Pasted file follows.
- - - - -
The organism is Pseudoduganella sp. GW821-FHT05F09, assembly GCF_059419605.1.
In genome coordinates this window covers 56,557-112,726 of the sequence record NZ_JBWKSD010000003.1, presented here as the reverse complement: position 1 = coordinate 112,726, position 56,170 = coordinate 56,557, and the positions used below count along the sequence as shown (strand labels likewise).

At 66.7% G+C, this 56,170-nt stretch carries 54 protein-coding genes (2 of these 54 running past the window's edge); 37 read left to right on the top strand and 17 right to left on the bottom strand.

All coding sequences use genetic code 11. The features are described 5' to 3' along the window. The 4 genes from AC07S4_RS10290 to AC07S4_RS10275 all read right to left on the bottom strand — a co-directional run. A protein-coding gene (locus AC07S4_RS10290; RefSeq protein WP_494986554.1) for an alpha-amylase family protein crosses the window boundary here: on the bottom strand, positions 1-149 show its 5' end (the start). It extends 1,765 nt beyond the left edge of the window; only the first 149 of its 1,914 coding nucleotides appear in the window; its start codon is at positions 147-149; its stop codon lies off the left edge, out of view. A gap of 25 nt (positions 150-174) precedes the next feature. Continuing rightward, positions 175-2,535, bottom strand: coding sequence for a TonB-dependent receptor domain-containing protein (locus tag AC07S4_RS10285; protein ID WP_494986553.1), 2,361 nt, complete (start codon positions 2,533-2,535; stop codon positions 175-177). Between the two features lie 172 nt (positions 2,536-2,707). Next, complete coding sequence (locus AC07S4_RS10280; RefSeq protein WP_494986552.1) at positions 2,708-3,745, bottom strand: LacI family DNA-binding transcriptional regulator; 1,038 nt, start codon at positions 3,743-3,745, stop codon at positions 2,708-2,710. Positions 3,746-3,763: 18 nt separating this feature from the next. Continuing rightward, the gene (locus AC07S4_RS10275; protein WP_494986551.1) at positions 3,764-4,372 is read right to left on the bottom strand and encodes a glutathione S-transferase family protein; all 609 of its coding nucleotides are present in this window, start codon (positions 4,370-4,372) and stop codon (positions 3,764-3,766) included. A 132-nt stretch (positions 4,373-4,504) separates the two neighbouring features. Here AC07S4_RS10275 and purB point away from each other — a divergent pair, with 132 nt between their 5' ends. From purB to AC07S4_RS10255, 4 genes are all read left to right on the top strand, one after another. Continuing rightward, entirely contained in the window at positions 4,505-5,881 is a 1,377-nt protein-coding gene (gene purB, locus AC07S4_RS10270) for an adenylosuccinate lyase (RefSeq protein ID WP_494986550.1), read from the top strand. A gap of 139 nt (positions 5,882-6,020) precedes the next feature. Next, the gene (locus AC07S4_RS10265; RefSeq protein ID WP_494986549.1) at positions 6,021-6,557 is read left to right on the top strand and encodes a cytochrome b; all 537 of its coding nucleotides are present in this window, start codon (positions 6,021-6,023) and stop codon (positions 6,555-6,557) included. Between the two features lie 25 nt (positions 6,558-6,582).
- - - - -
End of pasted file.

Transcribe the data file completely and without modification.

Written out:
The organism is Pseudoduganella sp. GW821-FHT05F09, assembly GCF_059419605.1.
In genome coordinates this window covers 56,557-112,726 of the sequence record NZ_JBWKSD010000003.1, presented here as the reverse complement: position 1 = coordinate 112,726, position 56,170 = coordinate 56,557, and the positions used below count along the sequence as shown (strand labels likewise).

At 66.7% G+C, this 56,170-nt stretch carries 54 protein-coding genes (2 of these 54 running past the window's edge); 37 read left to right on the top strand and 17 right to left on the bottom strand.

All coding sequences use genetic code 11. The features are described 5' to 3' along the window. The 4 genes from AC07S4_RS10290 to AC07S4_RS10275 all read right to left on the bottom strand — a co-directional run. A protein-coding gene (locus AC07S4_RS10290; RefSeq protein WP_494986554.1) for an alpha-amylase family protein crosses the window boundary here: on the bottom strand, positions 1-149 show its 5' end (the start). It extends 1,765 nt beyond the left edge of the window; only the first 149 of its 1,914 coding nucleotides appear in the window; its start codon is at positions 147-149; its stop codon lies off the left edge, out of view. A gap of 25 nt (positions 150-174) precedes the next feature. Continuing rightward, positions 175-2,535, bottom strand: coding sequence for a TonB-dependent receptor domain-containing protein (locus tag AC07S4_RS10285; protein ID WP_494986553.1), 2,361 nt, complete (start codon positions 2,533-2,535; stop codon positions 175-177). Between the two features lie 172 nt (positions 2,536-2,707). Next, complete coding sequence (locus AC07S4_RS10280; RefSeq protein WP_494986552.1) at positions 2,708-3,745, bottom strand: LacI family DNA-binding transcriptional regulator; 1,038 nt, start codon at positions 3,743-3,745, stop codon at positions 2,708-2,710. Positions 3,746-3,763: 18 nt separating this feature from the next. Continuing rightward, the gene (locus AC07S4_RS10275; protein WP_494986551.1) at positions 3,764-4,372 is read right to left on the bottom strand and encodes a glutathione S-transferase family protein; all 609 of its coding nucleotides are present in this window, start codon (positions 4,370-4,372) and stop codon (positions 3,764-3,766) included. A 132-nt stretch (positions 4,373-4,504) separates the two neighbouring features. Here AC07S4_RS10275 and purB point away from each other — a divergent pair, with 132 nt between their 5' ends. From purB to AC07S4_RS10255, 4 genes are all read left to right on the top strand, one after another. Continuing rightward, entirely contained in the window at positions 4,505-5,881 is a 1,377-nt protein-coding gene (gene purB, locus AC07S4_RS10270) for an adenylosuccinate lyase (RefSeq protein ID WP_494986550.1), read from the top strand. A gap of 139 nt (positions 5,882-6,020) precedes the next feature. Next, the gene (locus AC07S4_RS10265; RefSeq protein ID WP_494986549.1) at positions 6,021-6,557 is read left to right on the top strand and encodes a cytochrome b; all 537 of its coding nucleotides are present in this window, start codon (positions 6,021-6,023) and stop codon (positions 6,555-6,557) included. Between the two features lie 25 nt (positions 6,558-6,582).